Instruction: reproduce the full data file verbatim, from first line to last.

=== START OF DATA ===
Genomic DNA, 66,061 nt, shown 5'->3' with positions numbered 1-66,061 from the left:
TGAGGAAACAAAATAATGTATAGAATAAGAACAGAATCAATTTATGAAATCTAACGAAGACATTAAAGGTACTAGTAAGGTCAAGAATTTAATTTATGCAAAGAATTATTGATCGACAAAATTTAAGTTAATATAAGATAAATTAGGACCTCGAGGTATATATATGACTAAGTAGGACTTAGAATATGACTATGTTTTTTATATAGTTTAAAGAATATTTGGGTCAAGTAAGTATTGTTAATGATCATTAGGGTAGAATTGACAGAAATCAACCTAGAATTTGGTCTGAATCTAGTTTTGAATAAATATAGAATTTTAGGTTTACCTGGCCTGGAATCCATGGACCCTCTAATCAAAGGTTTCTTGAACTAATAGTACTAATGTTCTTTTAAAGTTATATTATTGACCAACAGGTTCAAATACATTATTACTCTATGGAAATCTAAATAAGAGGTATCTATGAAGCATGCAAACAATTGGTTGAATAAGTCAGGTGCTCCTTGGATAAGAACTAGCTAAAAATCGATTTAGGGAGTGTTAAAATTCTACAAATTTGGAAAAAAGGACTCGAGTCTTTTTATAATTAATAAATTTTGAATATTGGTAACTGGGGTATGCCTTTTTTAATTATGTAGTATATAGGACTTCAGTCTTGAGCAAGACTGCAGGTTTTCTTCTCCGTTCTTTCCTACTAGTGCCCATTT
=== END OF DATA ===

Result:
Genomic DNA, 66,061 nt, shown 5'->3' with positions numbered 1-66,061 from the left:
TGAGGAAACAAAATAATGTATAGAATAAGAACAGAATCAATTTATGAAATCTAACGAAGACATTAAAGGTACTAGTAAGGTCAAGAATTTAATTTATGCAAAGAATTATTGATCGACAAAATTTAAGTTAATATAAGATAAATTAGGACCTCGAGGTATATATATGACTAAGTAGGACTTAGAATATGACTATGTTTTTTATATAGTTTAAAGAATATTTGGGTCAAGTAAGTATTGTTAATGATCATTAGGGTAGAATTGACAGAAATCAACCTAGAATTTGGTCTGAATCTAGTTTTGAATAAATATAGAATTTTAGGTTTACCTGGCCTGGAATCCATGGACCCTCTAATCAAAGGTTTCTTGAACTAATAGTACTAATGTTCTTTTAAAGTTATATTATTGACCAACAGGTTCAAATACATTATTACTCTATGGAAATCTAAATAAGAGGTATCTATGAAGCATGCAAACAATTGGTTGAATAAGTCAGGTGCTCCTTGGATAAGAACTAGCTAAAAATCGATTTAGGGAGTGTTAAAATTCTACAAATTTGGAAAAAAGGACTCGAGTCTTTTTATAATTAATAAATTTTGAATATTGGTAACTGGGGTATGCCTTTTTTAATTATGTAGTATATAGGACTTCAGTCTTGAGCAAGACTGCAGGTTTTCTTCTCCGTTCTTTCCTACTAGTGCCCATTT